Hashtags have become the new trend on social platforms, especially on Instagram. The most prominent hashtags of the last year were #love, #fashion, and #photooftheday. It lets a user see millions of photos on a particular subject. At the same time, you may be surprised to know how significant are the hashtags have become in the recent past. It's not because of the user purposes, but for the Facebook’s AI program.
Facebook is working on the labeled photographs to train its image-recognition software in such a way that the system can recognize what’s exactly in an image. Facebook successfully trained an image recognition system on a dataset of 3.5 billion publicly available Instagram’s photos, using the hashtags on those photos in place of human annotations. The experiment scored a record-high 85.4% accuracy on the widely used ImageNet benchmark. The company has named its approach "weakly supervised."
As per one of the Facebook researcher, "We believe our study illustrates the potential of natural or 'wild' data compared to the traditional approach of manually designing and annotating datasets."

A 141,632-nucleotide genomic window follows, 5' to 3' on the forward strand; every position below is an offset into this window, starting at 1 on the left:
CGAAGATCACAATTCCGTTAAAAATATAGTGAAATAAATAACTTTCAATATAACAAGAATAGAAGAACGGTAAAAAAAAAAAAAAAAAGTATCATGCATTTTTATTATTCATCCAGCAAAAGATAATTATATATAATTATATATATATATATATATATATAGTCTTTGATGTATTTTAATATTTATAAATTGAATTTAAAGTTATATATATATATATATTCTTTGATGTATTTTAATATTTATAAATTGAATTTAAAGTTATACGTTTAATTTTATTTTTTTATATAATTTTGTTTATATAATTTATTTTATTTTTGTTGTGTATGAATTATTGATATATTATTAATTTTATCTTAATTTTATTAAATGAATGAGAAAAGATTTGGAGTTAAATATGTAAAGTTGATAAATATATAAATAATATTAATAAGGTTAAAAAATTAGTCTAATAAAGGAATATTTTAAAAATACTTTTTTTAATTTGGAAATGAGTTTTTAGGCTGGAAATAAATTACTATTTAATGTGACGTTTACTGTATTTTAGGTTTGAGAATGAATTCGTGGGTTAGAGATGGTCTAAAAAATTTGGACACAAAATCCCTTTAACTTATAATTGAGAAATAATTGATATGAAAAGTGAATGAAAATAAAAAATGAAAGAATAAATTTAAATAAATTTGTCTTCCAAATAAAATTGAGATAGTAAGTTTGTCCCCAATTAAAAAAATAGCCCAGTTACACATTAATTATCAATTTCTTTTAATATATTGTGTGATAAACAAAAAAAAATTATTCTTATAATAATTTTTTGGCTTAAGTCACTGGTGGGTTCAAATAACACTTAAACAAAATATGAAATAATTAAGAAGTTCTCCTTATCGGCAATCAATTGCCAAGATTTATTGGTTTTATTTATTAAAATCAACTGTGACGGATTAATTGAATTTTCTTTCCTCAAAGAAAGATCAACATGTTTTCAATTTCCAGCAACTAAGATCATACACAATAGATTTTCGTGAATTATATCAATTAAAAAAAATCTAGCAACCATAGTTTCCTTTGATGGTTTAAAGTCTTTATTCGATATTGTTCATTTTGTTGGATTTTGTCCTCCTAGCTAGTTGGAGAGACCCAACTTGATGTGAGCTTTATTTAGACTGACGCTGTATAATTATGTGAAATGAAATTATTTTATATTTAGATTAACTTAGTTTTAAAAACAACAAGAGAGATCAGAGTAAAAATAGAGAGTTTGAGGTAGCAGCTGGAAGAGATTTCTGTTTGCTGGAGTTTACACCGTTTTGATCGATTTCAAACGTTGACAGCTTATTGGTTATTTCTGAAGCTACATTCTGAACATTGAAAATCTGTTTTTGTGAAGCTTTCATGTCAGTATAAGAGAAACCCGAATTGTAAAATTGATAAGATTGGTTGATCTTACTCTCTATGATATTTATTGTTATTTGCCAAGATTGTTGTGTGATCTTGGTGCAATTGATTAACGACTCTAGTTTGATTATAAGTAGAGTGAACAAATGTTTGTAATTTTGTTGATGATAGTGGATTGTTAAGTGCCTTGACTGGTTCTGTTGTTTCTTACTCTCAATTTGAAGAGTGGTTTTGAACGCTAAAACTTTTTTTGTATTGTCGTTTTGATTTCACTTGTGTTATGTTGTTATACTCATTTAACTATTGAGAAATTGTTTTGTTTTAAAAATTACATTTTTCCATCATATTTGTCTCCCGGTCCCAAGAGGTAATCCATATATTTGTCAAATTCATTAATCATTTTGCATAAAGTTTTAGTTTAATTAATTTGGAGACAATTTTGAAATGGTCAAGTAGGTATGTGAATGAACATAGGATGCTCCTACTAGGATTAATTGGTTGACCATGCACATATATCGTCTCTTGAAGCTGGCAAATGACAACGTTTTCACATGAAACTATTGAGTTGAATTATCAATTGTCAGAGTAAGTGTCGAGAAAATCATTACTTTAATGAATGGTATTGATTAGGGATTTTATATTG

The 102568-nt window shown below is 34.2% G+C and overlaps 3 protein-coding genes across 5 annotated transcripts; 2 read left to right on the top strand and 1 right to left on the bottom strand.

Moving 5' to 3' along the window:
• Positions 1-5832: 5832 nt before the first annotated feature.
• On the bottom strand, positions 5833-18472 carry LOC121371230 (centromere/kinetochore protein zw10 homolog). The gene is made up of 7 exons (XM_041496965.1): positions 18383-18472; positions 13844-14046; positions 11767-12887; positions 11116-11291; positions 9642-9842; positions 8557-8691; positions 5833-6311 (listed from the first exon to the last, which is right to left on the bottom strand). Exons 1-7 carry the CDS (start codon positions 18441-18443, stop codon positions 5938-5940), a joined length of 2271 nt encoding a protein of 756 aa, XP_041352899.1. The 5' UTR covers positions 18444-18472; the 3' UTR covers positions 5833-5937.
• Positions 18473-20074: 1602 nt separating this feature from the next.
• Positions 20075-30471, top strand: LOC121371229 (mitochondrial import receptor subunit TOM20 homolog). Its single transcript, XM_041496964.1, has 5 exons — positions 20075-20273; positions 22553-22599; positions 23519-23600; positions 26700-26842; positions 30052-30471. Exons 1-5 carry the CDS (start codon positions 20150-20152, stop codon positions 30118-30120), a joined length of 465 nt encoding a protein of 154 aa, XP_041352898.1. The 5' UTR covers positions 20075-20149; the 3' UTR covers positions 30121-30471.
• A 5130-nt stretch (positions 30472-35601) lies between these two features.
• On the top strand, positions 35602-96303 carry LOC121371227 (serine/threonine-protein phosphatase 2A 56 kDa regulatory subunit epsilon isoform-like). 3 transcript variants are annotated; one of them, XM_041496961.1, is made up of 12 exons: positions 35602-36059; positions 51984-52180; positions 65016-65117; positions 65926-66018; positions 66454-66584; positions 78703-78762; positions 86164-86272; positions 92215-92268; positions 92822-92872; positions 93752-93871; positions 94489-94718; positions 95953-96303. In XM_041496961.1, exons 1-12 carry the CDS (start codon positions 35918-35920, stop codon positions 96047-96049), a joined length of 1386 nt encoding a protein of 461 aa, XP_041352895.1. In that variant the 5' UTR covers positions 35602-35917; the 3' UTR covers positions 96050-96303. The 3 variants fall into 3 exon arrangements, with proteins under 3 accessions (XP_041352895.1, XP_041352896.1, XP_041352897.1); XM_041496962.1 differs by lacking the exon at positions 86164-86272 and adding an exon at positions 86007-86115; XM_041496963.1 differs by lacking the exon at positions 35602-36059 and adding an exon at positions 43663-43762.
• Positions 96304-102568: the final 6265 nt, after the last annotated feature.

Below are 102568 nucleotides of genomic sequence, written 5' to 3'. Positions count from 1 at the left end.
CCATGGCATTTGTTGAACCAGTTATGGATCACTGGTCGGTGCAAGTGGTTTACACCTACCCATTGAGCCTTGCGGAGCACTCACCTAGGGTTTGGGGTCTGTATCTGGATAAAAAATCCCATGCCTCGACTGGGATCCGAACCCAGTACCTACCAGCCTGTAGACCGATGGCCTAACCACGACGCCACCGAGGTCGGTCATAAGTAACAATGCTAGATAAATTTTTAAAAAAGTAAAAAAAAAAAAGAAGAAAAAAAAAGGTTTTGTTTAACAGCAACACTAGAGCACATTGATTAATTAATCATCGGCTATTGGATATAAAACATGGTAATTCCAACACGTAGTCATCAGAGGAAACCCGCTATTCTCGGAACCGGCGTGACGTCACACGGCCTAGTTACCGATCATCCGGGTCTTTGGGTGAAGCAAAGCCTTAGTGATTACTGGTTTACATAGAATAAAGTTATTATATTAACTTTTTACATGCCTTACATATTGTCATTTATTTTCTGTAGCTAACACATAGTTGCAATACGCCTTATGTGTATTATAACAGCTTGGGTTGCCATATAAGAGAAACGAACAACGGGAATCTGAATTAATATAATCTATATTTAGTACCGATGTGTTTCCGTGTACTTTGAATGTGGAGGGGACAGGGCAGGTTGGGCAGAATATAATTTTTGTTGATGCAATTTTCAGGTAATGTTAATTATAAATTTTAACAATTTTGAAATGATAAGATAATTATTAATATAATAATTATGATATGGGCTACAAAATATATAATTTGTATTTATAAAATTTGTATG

According to Facebook, the most important role of AI is to keep its community safe. The research focused on dealing with different kind of abuses like hate speech, bullying, and terror content. In the last couple of months, Facebook’s AI was able to successfully remove 99% of Al Qaeda and ISIS content.
The second day of F8 focused on the long-term technology investments in the areas of connectivity, AI, and AR/VR. The conference was kick-started with the keynote of Chief Technology Officer Mike Schroepfer, followed by Engineering Director Srinivas Narayanan, Research Scientist Isabel Kloumann, and Head of Core Tech Product Management Maria Fernandez Guajardo.
In the wake of data theft and security breach, Facebook cautiously picked the images for its experiments. All the displayed pictures were generic and nothing was taken from any private Instagram’s account. Also, the aim of the AI was demonstrated to identify the object, rather than facial recognition.
Facebook's annual F8 developers' conference was inaugurated by Mark Zuckerberg, CEO Facebook. He highlighted various programs including Spotify integration, AI-based anti-bullying comment filters, AR camera effects and four-way video chat. However, the conference is held at a time when the company got engulfed under a billow of prominent outrages, including the Facebook’s management of hate speeches, election integrity, and data privacy.